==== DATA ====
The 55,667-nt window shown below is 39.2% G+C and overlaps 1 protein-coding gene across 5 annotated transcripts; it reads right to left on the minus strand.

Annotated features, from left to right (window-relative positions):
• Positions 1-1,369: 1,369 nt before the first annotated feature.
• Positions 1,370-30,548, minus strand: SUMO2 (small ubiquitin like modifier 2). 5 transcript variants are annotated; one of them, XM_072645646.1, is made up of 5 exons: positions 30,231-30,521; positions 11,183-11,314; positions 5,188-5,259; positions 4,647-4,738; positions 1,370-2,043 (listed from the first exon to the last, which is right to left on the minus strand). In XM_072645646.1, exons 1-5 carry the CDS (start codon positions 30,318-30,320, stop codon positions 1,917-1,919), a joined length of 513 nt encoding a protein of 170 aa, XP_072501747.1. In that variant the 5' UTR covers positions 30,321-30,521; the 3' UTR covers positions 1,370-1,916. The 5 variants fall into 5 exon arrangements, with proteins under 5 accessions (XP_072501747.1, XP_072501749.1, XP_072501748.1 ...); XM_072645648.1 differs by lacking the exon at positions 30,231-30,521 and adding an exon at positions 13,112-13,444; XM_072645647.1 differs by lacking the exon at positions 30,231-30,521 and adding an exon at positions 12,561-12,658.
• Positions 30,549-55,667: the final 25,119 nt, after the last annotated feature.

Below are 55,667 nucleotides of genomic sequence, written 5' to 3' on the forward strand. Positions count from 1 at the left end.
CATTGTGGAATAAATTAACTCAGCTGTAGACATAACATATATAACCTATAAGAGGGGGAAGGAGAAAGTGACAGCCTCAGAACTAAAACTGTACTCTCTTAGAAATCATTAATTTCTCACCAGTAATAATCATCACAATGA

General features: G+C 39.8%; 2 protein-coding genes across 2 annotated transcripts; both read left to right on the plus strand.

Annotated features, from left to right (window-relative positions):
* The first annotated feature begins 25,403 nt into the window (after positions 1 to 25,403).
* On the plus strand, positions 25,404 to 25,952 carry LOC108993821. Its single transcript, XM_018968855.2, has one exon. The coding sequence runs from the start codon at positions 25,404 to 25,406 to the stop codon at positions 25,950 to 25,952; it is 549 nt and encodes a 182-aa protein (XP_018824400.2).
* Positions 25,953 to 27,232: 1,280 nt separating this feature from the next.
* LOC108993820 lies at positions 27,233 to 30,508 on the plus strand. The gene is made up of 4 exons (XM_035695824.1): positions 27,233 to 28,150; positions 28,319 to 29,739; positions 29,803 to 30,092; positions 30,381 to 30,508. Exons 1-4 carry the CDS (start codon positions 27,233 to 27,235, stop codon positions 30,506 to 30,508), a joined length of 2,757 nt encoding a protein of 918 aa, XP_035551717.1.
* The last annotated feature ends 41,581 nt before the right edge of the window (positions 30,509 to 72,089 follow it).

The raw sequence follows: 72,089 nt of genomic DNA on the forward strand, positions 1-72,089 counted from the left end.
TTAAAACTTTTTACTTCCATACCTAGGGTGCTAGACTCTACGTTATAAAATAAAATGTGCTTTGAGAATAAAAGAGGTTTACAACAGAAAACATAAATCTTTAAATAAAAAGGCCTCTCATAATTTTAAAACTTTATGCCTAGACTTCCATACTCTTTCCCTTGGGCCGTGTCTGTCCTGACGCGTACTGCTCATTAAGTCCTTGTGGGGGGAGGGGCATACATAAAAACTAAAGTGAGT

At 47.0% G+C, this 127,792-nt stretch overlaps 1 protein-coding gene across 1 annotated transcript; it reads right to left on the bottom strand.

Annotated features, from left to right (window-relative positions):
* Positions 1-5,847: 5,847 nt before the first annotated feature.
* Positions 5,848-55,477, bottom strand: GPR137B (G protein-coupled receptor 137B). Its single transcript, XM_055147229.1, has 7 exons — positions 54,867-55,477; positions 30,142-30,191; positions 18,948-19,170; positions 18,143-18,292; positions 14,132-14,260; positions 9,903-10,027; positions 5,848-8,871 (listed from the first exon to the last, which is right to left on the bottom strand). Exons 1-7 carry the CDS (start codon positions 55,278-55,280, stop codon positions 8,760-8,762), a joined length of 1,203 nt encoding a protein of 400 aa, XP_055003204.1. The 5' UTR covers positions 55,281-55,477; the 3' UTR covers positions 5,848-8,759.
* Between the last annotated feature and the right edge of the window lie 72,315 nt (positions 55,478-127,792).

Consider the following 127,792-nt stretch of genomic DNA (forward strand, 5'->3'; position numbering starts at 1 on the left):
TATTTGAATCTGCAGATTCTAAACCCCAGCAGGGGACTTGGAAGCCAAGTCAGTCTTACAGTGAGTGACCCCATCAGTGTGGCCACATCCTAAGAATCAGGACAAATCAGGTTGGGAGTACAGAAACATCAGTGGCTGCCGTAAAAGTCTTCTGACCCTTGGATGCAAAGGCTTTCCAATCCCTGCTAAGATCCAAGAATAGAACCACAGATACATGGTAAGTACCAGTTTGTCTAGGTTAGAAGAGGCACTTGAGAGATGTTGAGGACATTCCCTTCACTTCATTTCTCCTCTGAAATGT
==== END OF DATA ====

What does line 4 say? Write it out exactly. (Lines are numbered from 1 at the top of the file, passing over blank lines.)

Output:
• Positions 1,370-30,548, minus strand: SUMO2 (small ubiquitin like modifier 2). 5 transcript variants are annotated; one of them, XM_072645646.1, is made up of 5 exons: positions 30,231-30,521; positions 11,183-11,314; positions 5,188-5,259; positions 4,647-4,738; positions 1,370-2,043 (listed from the first exon to the last, which is right to left on the minus strand). In XM_072645646.1, exons 1-5 carry the CDS (start codon positions 30,318-30,320, stop codon positions 1,917-1,919), a joined length of 513 nt encoding a protein of 170 aa, XP_072501747.1. In that variant the 5' UTR covers positions 30,321-30,521; the 3' UTR covers positions 1,370-1,916. The 5 variants fall into 5 exon arrangements, with proteins under 5 accessions (XP_072501747.1, XP_072501749.1, XP_072501748.1 ...); XM_072645648.1 differs by lacking the exon at positions 30,231-30,521 and adding an exon at positions 13,112-13,444; XM_072645647.1 differs by lacking the exon at positions 30,231-30,521 and adding an exon at positions 12,561-12,658.